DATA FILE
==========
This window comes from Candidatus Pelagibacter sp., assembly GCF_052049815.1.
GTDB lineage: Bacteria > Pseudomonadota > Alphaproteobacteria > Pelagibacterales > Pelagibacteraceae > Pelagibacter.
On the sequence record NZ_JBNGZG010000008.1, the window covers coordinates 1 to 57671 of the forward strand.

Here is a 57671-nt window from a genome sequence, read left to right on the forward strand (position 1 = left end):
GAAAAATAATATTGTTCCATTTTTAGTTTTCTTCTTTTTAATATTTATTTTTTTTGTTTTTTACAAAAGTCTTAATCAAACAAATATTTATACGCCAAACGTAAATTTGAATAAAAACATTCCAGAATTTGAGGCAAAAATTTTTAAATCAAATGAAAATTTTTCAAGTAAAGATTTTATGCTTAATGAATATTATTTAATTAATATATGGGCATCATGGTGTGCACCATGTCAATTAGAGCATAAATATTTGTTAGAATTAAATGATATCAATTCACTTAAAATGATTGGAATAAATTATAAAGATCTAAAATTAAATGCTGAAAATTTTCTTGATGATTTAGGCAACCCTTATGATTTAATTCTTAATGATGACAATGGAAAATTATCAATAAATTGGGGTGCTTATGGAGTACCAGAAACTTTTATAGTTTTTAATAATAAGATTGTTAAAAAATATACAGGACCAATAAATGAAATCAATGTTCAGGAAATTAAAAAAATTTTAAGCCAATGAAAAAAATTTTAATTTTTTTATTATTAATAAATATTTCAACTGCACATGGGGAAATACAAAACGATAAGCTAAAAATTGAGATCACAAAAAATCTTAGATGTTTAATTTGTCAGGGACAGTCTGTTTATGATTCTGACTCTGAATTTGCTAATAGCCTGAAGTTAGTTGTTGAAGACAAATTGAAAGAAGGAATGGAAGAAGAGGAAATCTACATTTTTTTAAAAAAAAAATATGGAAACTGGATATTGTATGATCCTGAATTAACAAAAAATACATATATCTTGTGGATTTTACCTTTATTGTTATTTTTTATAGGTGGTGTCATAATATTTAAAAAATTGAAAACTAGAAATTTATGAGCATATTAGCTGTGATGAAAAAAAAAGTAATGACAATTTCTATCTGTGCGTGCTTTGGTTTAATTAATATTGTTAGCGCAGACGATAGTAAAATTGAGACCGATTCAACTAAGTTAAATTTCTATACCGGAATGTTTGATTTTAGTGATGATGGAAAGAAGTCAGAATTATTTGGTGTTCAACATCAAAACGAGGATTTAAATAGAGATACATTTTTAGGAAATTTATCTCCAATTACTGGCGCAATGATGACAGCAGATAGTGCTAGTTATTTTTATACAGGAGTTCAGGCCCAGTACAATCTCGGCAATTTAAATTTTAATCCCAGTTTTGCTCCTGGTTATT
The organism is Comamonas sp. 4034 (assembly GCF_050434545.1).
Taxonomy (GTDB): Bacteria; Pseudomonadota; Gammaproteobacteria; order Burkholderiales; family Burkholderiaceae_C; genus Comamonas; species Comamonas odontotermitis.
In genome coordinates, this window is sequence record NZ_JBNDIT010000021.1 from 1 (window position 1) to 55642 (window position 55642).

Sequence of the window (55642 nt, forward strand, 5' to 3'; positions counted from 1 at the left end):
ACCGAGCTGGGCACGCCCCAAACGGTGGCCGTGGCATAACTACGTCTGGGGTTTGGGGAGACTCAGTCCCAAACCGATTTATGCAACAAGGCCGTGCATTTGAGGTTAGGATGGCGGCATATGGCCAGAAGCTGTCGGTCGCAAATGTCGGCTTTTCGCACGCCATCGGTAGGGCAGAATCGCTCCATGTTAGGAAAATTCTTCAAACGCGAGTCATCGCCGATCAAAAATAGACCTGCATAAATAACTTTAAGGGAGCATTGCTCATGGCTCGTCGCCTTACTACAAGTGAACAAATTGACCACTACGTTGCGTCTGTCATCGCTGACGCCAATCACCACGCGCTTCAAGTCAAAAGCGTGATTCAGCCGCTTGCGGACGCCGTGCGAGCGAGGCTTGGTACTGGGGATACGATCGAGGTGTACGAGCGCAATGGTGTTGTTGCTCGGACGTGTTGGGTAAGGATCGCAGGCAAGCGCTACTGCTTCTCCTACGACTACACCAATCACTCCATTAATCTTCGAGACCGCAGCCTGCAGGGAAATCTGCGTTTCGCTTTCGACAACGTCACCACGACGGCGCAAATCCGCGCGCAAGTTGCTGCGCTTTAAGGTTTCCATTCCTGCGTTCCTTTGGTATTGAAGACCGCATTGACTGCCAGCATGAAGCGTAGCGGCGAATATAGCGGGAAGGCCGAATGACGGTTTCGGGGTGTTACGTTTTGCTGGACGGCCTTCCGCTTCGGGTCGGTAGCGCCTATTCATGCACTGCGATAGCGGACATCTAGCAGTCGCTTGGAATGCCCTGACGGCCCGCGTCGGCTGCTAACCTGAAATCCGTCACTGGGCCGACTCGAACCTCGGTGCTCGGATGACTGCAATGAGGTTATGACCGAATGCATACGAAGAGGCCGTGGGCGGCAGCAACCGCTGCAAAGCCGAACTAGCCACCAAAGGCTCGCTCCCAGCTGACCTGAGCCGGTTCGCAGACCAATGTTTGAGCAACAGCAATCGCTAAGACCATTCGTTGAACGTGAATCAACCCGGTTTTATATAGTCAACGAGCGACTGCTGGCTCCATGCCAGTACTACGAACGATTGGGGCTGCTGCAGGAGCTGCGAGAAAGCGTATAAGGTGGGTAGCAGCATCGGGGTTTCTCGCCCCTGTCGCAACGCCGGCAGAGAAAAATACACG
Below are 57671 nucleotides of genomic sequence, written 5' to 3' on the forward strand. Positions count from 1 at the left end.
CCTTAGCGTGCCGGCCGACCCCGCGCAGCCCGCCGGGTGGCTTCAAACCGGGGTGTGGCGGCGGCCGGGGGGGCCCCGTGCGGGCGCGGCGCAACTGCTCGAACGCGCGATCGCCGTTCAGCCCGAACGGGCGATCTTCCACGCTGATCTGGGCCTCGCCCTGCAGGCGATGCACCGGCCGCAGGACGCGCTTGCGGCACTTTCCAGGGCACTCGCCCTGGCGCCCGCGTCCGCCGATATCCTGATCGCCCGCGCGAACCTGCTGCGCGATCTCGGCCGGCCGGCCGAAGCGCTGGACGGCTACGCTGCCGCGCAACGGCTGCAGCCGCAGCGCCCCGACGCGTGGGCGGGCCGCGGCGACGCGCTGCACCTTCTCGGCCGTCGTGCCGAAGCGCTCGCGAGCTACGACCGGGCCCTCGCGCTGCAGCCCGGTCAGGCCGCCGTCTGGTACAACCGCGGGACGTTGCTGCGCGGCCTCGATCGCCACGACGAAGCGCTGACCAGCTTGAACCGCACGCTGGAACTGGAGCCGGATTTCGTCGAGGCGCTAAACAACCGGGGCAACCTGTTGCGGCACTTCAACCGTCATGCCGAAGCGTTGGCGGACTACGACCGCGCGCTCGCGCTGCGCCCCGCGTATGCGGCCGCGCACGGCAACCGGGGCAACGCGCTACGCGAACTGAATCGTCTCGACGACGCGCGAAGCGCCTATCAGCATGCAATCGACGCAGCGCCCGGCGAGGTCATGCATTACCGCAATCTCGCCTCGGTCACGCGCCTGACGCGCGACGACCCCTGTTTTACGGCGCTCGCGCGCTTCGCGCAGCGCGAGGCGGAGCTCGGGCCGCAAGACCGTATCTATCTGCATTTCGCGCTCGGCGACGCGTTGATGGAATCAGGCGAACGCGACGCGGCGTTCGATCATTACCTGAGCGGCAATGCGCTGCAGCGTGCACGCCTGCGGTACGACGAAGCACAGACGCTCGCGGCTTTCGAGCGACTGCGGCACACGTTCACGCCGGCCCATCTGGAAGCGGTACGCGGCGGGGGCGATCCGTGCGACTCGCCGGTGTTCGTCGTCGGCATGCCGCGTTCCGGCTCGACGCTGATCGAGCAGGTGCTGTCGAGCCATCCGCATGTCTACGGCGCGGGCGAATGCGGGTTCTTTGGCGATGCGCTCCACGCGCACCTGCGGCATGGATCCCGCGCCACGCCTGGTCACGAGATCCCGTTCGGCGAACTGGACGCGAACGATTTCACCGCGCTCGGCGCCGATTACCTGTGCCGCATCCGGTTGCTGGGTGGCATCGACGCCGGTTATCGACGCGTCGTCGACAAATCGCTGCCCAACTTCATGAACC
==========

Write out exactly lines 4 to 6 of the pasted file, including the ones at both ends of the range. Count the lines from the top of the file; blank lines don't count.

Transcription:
Here is a 57671-nt window from a genome sequence, read left to right on the forward strand (position 1 = left end):
GAAAAATAATATTGTTCCATTTTTAGTTTTCTTCTTTTTAATATTTATTTTTTTTGTTTTTTACAAAAGTCTTAATCAAACAAATATTTATACGCCAAACGTAAATTTGAATAAAAACATTCCAGAATTTGAGGCAAAAATTTTTAAATCAAATGAAAATTTTTCAAGTAAAGATTTTATGCTTAATGAATATTATTTAATTAATATATGGGCATCATGGTGTGCACCATGTCAATTAGAGCATAAATATTTGTTAGAATTAAATGATATCAATTCACTTAAAATGATTGGAATAAATTATAAAGATCTAAAATTAAATGCTGAAAATTTTCTTGATGATTTAGGCAACCCTTATGATTTAATTCTTAATGATGACAATGGAAAATTATCAATAAATTGGGGTGCTTATGGAGTACCAGAAACTTTTATAGTTTTTAATAATAAGATTGTTAAAAAATATACAGGACCAATAAATGAAATCAATGTTCAGGAAATTAAAAAAATTTTAAGCCAATGAAAAAAATTTTAATTTTTTTATTATTAATAAATATTTCAACTGCACATGGGGAAATACAAAACGATAAGCTAAAAATTGAGATCACAAAAAATCTTAGATGTTTAATTTGTCAGGGACAGTCTGTTTATGATTCTGACTCTGAATTTGCTAATAGCCTGAAGTTAGTTGTTGAAGACAAATTGAAAGAAGGAATGGAAGAAGAGGAAATCTACATTTTTTTAAAAAAAAAATATGGAAACTGGATATTGTATGATCCTGAATTAACAAAAAATACATATATCTTGTGGATTTTACCTTTATTGTTATTTTTTATAGGTGGTGTCATAATATTTAAAAAATTGAAAACTAGAAATTTATGAGCATATTAGCTGTGATGAAAAAAAAAGTAATGACAATTTCTATCTGTGCGTGCTTTGGTTTAATTAATATTGTTAGCGCAGACGATAGTAAAATTGAGACCGATTCAACTAAGTTAAATTTCTATACCGGAATGTTTGATTTTAGTGATGATGGAAAGAAGTCAGAATTATTTGGTGTTCAACATCAAAACGAGGATTTAAATAGAGATACATTTTTAGGAAATTTATCTCCAATTACTGGCGCAATGATGACAGCAGATAGTGCTAGTTATTTTTATACAGGAGTTCAGGCCCAGTACAATCTCGGCAATTTAAATTTTAATCCCAGTTTTGCTCCTGGTTATT
The organism is Comamonas sp. 4034 (assembly GCF_050434545.1).